Driver vulnerabilities may facilitate attacks on ATMs, point-of – sale (PoS) systems and other devices, as warned Monday by firmware security firm Eclypsium.
Last year, Eclypsium analyzed system drivers from major vendors and found that there were significant vulnerabilities that could be exploited to deploy persistent malware on more than 40 drivers made by 20 companies.
The company also advises that the Windows drivers used in ATMs and PoS apps can be very useful to threatening actors who attack these types of systems.
In the past few years , a small number of ATM malware families have appeared including those such as Skimer, Alice, CUTLET MAKER, Ploutus, Tyupkin, ATMJackpot, Suceful, RIPPER, WinPot, PRILEX, ATMii and GreenDispenser. Some of these malware pieces allow their operators to conduct so-called “jackpotting” attacks, where the attacker instructs the targeted ATM to offer cash.
The vulnerabilities affecting drivers operating on ATMs or PoS systems, according to Eclypsium, may allow attackers to escalate privileges and gain “deeper access” to the targeted network.
“By exploiting the functionality of unsafe drivers, attackers or their malware may obtain new rights, access information, and eventually steal money or customer data,” explained Eclypsium.
The security company , for example, identified a weakness found in a driver present on Diebold Nixdorf ATMs by its researchers. The driver in question provides access to x86 I / O ports, which is comparatively limited compared to other drivers in terms of functionality. However, a driver that provides arbitrary access to I / O ports could be useful in the initial phases of an attack as it may allow the attacker to access PCI-connected devices, including external devices and the SPI controller that provides access to the firmware of the network.
“What ‘PCI access’ means is that software can communicate with PCI devices and use them as a result,” said Mickey Shkatov, Eclypsium’s main researcher. “Take the following flow as an example: the software uses the driver to perform I / O operations that translate into legacy PCI access, then the software uses that PCI access to direct a computer to perform actions.”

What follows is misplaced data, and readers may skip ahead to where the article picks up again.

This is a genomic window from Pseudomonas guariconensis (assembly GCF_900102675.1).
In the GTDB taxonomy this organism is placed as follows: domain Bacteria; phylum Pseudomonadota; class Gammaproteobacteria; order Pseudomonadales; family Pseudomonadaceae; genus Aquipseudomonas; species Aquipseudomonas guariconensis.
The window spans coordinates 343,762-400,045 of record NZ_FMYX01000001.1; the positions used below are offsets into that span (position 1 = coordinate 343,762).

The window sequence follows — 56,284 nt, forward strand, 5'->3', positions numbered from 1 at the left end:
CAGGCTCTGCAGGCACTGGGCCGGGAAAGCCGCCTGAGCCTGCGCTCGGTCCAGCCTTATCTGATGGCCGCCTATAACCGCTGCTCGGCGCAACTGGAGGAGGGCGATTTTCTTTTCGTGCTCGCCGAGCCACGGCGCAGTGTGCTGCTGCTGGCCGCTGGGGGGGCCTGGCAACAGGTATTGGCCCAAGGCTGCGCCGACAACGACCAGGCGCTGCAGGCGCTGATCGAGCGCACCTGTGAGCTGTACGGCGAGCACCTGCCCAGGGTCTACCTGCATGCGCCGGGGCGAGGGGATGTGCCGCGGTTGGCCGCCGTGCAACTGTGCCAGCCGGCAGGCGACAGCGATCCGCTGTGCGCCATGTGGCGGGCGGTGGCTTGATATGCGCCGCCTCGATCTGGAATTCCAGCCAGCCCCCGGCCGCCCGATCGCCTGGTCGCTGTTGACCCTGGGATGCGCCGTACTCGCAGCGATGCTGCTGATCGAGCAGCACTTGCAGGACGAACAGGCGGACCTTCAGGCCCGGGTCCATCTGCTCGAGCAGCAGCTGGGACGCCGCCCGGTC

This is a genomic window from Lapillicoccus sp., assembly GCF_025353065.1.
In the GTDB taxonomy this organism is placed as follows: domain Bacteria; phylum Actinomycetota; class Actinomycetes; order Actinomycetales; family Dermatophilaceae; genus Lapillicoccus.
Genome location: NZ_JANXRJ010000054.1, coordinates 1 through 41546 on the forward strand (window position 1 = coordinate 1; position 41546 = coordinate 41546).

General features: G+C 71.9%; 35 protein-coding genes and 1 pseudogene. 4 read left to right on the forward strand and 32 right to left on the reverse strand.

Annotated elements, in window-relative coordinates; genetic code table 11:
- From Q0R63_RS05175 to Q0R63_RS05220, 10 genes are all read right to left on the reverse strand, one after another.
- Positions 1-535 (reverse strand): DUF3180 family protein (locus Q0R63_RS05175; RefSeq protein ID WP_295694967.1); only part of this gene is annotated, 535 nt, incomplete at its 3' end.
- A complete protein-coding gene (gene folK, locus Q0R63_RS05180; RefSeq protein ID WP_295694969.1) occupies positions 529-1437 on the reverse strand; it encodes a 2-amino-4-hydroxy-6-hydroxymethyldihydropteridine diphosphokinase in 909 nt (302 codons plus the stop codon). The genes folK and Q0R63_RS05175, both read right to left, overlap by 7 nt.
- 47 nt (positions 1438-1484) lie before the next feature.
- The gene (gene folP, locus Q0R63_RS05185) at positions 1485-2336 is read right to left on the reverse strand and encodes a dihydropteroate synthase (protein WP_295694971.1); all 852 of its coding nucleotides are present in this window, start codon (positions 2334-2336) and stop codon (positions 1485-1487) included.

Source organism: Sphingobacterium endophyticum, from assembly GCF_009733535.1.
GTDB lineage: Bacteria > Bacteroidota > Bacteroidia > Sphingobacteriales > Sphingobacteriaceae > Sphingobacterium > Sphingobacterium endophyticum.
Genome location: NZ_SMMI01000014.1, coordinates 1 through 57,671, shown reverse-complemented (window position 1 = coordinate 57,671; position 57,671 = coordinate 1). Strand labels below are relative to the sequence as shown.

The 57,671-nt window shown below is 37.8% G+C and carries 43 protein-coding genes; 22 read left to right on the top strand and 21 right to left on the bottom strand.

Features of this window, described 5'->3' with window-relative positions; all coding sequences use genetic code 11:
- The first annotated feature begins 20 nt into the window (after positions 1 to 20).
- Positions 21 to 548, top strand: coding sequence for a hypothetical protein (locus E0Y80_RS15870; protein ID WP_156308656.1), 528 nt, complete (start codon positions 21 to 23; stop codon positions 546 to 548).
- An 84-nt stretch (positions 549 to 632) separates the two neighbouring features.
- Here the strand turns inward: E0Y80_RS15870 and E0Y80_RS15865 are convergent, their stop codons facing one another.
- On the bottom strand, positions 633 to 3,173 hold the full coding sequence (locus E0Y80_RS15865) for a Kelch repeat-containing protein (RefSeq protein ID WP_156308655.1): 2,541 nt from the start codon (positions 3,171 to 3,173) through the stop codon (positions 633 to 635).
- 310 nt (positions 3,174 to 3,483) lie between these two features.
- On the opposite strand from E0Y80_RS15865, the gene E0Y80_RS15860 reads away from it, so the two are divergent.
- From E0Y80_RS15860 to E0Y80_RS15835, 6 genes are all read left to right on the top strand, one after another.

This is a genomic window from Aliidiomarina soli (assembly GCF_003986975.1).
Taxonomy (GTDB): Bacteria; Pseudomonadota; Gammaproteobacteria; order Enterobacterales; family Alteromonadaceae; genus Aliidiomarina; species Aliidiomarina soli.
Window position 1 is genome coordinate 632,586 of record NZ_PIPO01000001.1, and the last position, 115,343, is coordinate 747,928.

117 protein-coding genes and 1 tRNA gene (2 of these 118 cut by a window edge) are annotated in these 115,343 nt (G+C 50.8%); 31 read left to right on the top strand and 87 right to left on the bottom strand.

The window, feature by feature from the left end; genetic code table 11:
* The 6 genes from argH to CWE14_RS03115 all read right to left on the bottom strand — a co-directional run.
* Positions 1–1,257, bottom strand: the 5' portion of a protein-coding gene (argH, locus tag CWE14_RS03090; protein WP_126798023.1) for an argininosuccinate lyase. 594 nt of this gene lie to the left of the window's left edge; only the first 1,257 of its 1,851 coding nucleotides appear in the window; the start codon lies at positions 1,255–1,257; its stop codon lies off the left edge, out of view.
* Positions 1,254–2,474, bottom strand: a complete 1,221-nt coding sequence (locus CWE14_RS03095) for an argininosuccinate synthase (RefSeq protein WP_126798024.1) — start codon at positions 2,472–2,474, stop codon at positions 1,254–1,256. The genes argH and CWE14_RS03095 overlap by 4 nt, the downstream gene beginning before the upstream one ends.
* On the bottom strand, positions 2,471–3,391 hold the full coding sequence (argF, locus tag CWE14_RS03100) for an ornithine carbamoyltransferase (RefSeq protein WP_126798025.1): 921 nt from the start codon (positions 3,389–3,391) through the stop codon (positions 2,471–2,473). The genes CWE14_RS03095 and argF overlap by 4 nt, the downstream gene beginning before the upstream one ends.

“The Intel SPI controller is such a tool that the onboard non-volatile memory will read / write to the processor firmware in effect. By gaining arbitrary access to the I / O ports, an attacker could theoretically obtain arbitrary PCI access, which in effect could allow the attacker to target data from and to PCI-connected devices, “explained Shkatov.
Eclypsium also pointed out that it might allow an attacker to install a bootkit on the targeted computer in the case of the driver used by Diebold Nixdorf, since the driver is also leveraged to upgrade the firmware for the BIOS.
The vendor was reported with the vulnerability which released patches earlier this year. At the other hand, these types of security vulnerabilities that pose a danger for an prolonged period of time because tightly controlled system manufacturers usually need to issue fixes much longer due to compliance requirements. In this situation , for example, Eclypsium states that its work was completed in May 2019, but until now it has not been able to report its findings.
In fact, upgrades will take a lot of time to hit all end computers, which also also run obsolete operating systems like Windows XP and Windows 7.
Eclypsium claims that many other vulnerable drivers are likely to expose ATMs to attacks, and that they could be affected by even more severe security holes.